What about pesky papers?  We use our main lesson books to place all papers into.  Papers are glued, taped or stapled into the book right after it is completed.  This includes the wonderful art work that used to be floating around the house.  Once a week, she goes through her cubby to declutter.  Again, this is still a work in progress.  As she gets older and more independent, paper organization and time management will become more important goals (these will be in her goal list for this next year).

Do you have a reader?  I love suggestions!

 

 

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9 thoughts on “Homeschooling Ideas for a Reader

  1. My little reader had the interesting problem of reading comprehension. She could recite every fact and detail of every book, name every character, but not understand the implications of unstated facts. This became a problem with some of her standardized testing results. We had to practice looking at the “why” in some situations and getting her to look for implied meaning. Just something to watch for!

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    • Most definitely! Terrific point. When she reads on her own, I just let her read. When she reads for “school,” we discuss the plots and the problems. She also writes a synopsis of what she has read without using the book-in her own words, I guess is a better way of stating it. Thank you for stopping by!

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  2. I have a reader too! I have no suggestions, but I got a lot of ideas! My problem is as soon as she wakes up she starts reading. And it’s hard to pull her away to eat, get ready, and start school. It is mostly my issue because I was a reader, and I HATED being pulled out of a book. So I feel bad pulling her out of a book and don’t do it like I should.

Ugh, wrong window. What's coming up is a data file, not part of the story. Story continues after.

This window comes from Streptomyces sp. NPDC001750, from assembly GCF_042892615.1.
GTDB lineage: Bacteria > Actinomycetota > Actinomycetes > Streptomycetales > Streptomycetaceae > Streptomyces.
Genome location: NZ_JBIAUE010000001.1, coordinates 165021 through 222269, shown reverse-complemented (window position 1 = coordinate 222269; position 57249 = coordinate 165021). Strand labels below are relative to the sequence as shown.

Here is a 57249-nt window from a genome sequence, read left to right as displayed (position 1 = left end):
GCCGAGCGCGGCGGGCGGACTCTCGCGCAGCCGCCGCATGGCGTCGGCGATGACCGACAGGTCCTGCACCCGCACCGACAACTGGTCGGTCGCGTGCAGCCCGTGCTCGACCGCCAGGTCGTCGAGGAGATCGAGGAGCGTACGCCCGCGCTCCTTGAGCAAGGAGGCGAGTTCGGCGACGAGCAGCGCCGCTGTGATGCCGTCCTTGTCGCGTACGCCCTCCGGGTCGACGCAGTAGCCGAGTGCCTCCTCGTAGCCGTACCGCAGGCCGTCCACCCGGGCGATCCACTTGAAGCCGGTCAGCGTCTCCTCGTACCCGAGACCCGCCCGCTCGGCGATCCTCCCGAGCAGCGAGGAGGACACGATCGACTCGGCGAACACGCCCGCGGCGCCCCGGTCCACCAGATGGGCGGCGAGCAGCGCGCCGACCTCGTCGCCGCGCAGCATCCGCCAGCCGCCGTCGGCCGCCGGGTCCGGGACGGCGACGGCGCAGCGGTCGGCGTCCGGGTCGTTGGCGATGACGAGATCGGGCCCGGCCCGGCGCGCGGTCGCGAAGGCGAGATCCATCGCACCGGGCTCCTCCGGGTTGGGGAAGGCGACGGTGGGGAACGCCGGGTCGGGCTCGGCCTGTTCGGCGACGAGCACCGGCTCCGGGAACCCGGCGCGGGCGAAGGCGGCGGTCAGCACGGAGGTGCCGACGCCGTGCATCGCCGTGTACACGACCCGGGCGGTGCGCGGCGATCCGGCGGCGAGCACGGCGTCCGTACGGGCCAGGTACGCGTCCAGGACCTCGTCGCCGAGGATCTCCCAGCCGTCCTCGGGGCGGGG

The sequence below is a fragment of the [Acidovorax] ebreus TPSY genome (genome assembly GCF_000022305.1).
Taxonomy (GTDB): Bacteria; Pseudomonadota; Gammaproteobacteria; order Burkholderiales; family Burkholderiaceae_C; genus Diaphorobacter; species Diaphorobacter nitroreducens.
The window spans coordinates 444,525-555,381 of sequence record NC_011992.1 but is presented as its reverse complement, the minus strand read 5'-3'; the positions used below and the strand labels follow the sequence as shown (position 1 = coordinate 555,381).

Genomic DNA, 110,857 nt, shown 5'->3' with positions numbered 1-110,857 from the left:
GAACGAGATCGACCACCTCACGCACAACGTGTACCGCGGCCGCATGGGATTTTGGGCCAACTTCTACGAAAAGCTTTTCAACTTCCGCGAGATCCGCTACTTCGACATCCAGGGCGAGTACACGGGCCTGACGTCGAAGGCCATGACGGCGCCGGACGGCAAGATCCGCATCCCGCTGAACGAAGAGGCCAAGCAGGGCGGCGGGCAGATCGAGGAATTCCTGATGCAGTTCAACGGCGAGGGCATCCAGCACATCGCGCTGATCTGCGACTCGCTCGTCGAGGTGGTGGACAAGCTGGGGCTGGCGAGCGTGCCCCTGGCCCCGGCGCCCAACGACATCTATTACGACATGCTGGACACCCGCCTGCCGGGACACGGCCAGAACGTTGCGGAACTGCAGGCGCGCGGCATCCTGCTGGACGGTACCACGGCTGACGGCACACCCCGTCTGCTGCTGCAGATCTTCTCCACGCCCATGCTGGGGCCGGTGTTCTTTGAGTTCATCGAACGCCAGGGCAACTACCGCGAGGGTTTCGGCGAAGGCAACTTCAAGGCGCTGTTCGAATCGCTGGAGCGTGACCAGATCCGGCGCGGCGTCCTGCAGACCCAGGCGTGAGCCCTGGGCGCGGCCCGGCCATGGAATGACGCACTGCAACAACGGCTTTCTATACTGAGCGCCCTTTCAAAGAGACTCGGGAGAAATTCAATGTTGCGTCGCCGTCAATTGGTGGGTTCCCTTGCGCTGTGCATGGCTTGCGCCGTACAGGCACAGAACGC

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  3. My daughters are both readers. They love to read. My son, not so much. So if you have any ideas for boys, let me know. My oldest loves to read, and she is very messy. Always has been. She’s older, so it may not be until she’s out on her own that she’ll learn to clean up after herself. My younger daughter is a big reader, but she’s neat….except when it comes to her books. She can’t just take one book out of her bookshelf. She takes 3, 4 or 5 books out. And then she’ll stack them all sideways on top of the ones that are staked upright on her shelf. Ughh! Now she’s the one that also struggles with comprehension. We’ve found some books written by homeschoolers about homeschoolers at homeschoolLiterature.com that we’re going to read together over the summer. That will be my focus this summer: comprehension.

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    • LOL! My boys love books but they don’t want to actually read them so we use audiobooks. I want them to have the language and to use their imaginations to envision the characters and the action.
      My daughter is never reading just one book. I do find that if she reads it too fast that her comprehension is not quite as good. Books for school are read much slower on purpose. She always asks if she can read ahead. I usually tell her yes but that we are going to read it again together focusing on only one or two chapters at a time. I will check out that website. I haven’t heard of it. Thank you.

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  4. In Homeschooling, you can choose activities that your kids should do, as well as programs they should join. They can develop their skills and be more exposed with a large group of people – and that is perfect for improving their confidence.

    To build homeschoolers reading vocabularies while simultaneously strengthening their reading, critical thinking, and writing skills – http://www.HomeschoolingOption.com/

    Anne